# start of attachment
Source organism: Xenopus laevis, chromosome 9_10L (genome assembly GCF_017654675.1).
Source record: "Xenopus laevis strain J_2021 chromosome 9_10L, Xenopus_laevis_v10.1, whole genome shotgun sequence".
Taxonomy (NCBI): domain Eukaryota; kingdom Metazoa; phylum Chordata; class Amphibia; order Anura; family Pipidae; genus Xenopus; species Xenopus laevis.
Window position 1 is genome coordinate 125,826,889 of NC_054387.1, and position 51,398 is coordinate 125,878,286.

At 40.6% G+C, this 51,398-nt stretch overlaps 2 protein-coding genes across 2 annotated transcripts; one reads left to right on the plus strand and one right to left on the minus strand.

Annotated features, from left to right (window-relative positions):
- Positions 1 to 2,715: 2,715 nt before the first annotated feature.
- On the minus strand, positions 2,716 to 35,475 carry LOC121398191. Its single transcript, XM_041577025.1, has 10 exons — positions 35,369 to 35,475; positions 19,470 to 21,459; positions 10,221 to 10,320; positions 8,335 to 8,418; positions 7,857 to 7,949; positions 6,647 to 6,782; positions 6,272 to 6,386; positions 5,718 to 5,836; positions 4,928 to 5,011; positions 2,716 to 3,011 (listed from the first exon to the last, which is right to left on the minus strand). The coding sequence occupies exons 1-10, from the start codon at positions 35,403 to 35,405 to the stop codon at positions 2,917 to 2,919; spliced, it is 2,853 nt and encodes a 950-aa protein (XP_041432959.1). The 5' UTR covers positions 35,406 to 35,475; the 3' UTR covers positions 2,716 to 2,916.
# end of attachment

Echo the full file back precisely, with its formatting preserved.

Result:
Source organism: Xenopus laevis, chromosome 9_10L (genome assembly GCF_017654675.1).
Source record: "Xenopus laevis strain J_2021 chromosome 9_10L, Xenopus_laevis_v10.1, whole genome shotgun sequence".
Taxonomy (NCBI): domain Eukaryota; kingdom Metazoa; phylum Chordata; class Amphibia; order Anura; family Pipidae; genus Xenopus; species Xenopus laevis.
Window position 1 is genome coordinate 125,826,889 of NC_054387.1, and position 51,398 is coordinate 125,878,286.

At 40.6% G+C, this 51,398-nt stretch overlaps 2 protein-coding genes across 2 annotated transcripts; one reads left to right on the plus strand and one right to left on the minus strand.

Annotated features, from left to right (window-relative positions):
- Positions 1 to 2,715: 2,715 nt before the first annotated feature.
- On the minus strand, positions 2,716 to 35,475 carry LOC121398191. Its single transcript, XM_041577025.1, has 10 exons — positions 35,369 to 35,475; positions 19,470 to 21,459; positions 10,221 to 10,320; positions 8,335 to 8,418; positions 7,857 to 7,949; positions 6,647 to 6,782; positions 6,272 to 6,386; positions 5,718 to 5,836; positions 4,928 to 5,011; positions 2,716 to 3,011 (listed from the first exon to the last, which is right to left on the minus strand). The coding sequence occupies exons 1-10, from the start codon at positions 35,403 to 35,405 to the stop codon at positions 2,917 to 2,919; spliced, it is 2,853 nt and encodes a 950-aa protein (XP_041432959.1). The 5' UTR covers positions 35,406 to 35,475; the 3' UTR covers positions 2,716 to 2,916.